In the apology to men, I share my regret of not hearing the counsel of those who tried to give it and the failure to try to offer the same to others.  As well as calling out the passive men who can make a difference if they would choose to.

Maybe it will have an effect on you, or someone you know that needs to here it.  It so, please share.

I apologize…

Ladies,

No men got together and voted for me to represent them to you, so I am saying this on my own. But, I don’t think I am alone is the words of feeling in this message to you.

For all the times that men have used you, abused you, abandoned you, lied to you, failed to stand, support, nurture, serve, and lead you;

For cowardness, weakness, denial, selfishness, withdrawal, anger, blame, lack of spiritual grounding and guidance;

For the times we pressured you for sex, caused you physical, emotional and spiritual pain, for not having self-control to honor, respect and cherish you, your virginity, your purity, your worth;

For when you have been alone, with danger and fears and we ran away instead of running forward to protect you;

For all the joy, dancing, and worship that you deserved to be join in with, but your partner refused;

For all these things and more, we were wrong.  I am sorry.  Please forgive us.

 

Men,

I apologize to you who are my senior in years that tried to model the way of true, godly manhood and I didn’t listen, look, and seek your ways and truth. I was wrong.  I am sorry, please forgive me.

To you who failed to lead me and my generation in the ways of God, your silence, apathy, indifference, fear, neglect, passivity, irresponsibility, and lack of courage has caused great harm.  I forgive you.

To my peers that I ran with but didn’t encourage and hold accountable to live as righteous men, to you who are younger that I have failed like my elders did me, I was wrong. I am sorry, please forgive me.

57

57 mile markerToday is my birthday.  It is a good mile marker.  I can glance over and think about where I am on the road of life.

My mother posted on Face Book, “HAPPY BIRTHDAY TO MY SON! 57 years ago (now) I was at Western Baptist Hospital in Paducah, Kentucky waiting for his arrival. We have weathered many storms. Love you Keith. mom”  She, now 81 years young, is the only remaining member of my immediate family from Paducah. My dad and younger brother died in 2008.  Mom’s post made me wonder what it was like for her in the delivery room birthing her first child. Dad was outside of the room somewhere, no doubt with cigars in hand to pass around. That was the tradition then.

I also ponder today my own immediate family and what each of my birthdays have meant since they have been in my life. My oldest daughter has been a part of my birthday celebration 23 times. She was again today as we had a phone call over Viper from her apartment in Germany. My next daughter, a 21 birthday veteran with me, shared a meal and time together yesterday before she returned back to her final days of school at Lee University. My son, 18 birthday celebrations, greeted me at breakfast on his way out to work and will be home to celebrate tonight with me and my wife, who has wished me a special day 27 times now.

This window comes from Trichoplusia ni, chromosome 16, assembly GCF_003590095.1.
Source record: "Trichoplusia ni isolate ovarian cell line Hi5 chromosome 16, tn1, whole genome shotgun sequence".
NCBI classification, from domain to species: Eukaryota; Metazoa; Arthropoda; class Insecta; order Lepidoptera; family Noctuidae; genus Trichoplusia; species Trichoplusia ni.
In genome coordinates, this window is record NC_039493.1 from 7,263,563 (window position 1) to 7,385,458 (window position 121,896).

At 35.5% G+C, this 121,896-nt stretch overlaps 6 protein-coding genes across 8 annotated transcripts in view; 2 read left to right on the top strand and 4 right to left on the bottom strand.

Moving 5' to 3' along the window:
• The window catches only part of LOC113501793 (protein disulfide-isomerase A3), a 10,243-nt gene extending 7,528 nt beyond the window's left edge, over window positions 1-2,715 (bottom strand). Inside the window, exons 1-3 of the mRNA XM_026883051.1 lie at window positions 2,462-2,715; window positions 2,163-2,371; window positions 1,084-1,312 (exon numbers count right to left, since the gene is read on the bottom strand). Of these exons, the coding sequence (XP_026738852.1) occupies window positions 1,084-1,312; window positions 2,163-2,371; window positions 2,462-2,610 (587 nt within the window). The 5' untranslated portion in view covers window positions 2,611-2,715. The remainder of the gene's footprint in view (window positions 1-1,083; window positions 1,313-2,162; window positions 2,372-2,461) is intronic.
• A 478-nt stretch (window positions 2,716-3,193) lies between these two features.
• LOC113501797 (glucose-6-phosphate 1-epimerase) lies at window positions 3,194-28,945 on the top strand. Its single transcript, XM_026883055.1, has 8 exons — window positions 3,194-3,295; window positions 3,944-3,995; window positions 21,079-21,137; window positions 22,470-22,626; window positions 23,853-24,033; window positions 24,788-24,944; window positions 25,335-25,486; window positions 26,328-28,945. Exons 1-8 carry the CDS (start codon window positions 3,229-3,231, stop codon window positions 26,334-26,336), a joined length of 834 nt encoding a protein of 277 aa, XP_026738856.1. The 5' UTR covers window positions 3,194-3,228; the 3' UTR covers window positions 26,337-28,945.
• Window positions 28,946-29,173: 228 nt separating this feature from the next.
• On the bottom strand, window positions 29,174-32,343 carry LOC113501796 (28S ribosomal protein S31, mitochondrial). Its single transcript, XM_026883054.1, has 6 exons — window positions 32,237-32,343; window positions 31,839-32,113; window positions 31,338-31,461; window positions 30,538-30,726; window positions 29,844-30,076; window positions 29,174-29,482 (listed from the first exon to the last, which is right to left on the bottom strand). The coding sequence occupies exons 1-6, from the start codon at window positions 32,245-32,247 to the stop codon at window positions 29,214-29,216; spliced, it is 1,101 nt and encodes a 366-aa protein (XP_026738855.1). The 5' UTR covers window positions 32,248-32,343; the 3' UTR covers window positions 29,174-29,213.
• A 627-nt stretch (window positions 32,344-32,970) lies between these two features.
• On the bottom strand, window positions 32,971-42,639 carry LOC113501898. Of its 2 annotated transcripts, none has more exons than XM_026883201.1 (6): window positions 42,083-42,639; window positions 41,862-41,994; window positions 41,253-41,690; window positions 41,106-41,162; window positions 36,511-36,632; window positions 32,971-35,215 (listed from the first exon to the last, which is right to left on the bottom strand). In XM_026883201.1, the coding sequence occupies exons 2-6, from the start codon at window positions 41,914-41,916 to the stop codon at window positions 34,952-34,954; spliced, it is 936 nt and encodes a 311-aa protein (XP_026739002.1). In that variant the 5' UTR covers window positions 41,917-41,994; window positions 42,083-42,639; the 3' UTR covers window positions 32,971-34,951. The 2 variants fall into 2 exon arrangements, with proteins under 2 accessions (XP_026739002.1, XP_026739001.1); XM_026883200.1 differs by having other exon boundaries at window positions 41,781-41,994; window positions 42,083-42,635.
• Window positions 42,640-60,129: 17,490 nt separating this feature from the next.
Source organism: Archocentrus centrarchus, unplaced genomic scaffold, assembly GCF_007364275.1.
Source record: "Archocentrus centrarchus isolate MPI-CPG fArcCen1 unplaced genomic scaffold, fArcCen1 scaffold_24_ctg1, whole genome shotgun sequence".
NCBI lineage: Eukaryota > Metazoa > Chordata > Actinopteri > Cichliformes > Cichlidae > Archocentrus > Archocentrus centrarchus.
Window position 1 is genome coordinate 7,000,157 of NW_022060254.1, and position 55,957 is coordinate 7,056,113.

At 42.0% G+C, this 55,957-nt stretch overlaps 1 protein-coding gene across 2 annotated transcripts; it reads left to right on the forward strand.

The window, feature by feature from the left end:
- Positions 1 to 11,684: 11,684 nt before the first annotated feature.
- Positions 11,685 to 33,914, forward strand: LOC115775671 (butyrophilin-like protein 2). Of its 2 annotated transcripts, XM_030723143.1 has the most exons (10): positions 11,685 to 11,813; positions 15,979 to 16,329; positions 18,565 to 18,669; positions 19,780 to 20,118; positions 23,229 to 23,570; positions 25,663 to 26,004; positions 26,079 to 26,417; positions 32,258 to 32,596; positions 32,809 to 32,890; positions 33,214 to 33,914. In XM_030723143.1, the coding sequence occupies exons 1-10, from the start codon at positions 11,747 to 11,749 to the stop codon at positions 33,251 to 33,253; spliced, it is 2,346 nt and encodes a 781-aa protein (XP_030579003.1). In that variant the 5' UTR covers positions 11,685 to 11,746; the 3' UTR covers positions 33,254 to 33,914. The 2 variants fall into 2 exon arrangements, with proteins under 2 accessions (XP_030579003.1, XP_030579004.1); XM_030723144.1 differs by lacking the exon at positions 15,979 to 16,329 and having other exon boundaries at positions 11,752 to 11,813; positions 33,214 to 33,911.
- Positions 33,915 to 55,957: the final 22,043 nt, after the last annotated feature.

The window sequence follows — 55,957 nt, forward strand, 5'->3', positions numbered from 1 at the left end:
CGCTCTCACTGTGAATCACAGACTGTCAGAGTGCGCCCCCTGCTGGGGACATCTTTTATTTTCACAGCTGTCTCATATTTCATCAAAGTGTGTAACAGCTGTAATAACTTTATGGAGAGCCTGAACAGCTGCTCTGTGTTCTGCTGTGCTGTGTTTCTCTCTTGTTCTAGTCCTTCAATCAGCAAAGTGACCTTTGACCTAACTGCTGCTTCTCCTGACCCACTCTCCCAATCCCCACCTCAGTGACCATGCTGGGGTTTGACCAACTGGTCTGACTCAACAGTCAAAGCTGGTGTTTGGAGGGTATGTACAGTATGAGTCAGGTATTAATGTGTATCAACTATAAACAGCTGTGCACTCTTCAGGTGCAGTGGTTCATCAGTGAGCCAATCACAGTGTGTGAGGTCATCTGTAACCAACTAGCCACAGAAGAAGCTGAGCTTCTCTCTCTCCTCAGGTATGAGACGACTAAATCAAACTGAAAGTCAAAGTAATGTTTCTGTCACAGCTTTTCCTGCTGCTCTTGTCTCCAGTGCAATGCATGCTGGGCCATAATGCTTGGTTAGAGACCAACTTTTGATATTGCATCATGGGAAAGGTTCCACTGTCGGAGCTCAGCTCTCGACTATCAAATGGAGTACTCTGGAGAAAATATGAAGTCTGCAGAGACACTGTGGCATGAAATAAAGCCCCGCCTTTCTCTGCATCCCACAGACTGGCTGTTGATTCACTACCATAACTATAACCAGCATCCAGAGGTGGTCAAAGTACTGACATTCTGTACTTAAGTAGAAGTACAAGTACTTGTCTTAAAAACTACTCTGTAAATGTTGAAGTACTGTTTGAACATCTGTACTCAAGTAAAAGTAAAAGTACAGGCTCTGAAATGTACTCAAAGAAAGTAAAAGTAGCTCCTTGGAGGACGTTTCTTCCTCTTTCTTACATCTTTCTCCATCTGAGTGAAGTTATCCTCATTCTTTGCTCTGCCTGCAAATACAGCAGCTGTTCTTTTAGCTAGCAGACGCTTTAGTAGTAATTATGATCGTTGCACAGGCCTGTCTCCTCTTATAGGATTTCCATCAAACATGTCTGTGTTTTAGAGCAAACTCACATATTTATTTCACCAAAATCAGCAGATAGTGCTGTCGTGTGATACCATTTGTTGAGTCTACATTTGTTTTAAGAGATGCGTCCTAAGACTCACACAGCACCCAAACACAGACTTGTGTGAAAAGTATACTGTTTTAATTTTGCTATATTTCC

Birthdays are interesting. People contact you on that day with a special acknowledgement that may not come again for another year. It is a special day to remember. For me, I enjoy giving to others so much that it seems a birthday should be filled with such gratitude that I thank others, who have been, and are now a part of my life. I should send my mom flowers on my birthday. I want to let everyone who cares about me know how much I care about them and how much I appreciate their friendship and love.  Even over the years and miles, love continues.

I miss many people who have been a part of my birthdays past. Some I have lost touch with in the drift of time and distance. Some have passed over to life beyond the earth. If they are able to know what happens in the present, I hope they are cheering me on today. I think I will let a helium filled balloon go today just to send them a thank you.Birthday balloons

There are so many types of gratitude I have today, more than I can list now.  Here are 57 of them…

  1. I am a son with a legacy of a mother and father who love me and tried hard to provide for me and my future.
  2. I am a brother with a younger brother who taught me a lot about myself in the way I treated him both good and bad.
  3. I am a nephew with a wonder set of uncles and aunts who have always shown me love and acceptance.
  4. I am an uncle with opportunities to show my love and acceptance to my nieces and nephews.
  5. I am a cousin with cousins who have been a fun part of my childhood and still inspire me today.
  6. I am a husband with a wife who is a beautiful, amazing companion.
  7. I am a father with three children I admire and love so deeply and two that I will meet one day in heaven.
  8. I am a follower of Jesus Christ with an unquenchable desire to know Him more, grow in Him more and show more of Him.
  9. I have heard God’s voice in my inner spirit.
  10. I am prayed for.
  11. I am spiritually aware enough to know to pray for others.
  12. I am a spiritual friend to many other Christians who contribute into my life and receive from me.
  13. I have had the honor of performing weddings and funerals.
  14. I am a life coach with a passion to help others move forward in life.
  15. I am healthy, physically, mentally and spiritually.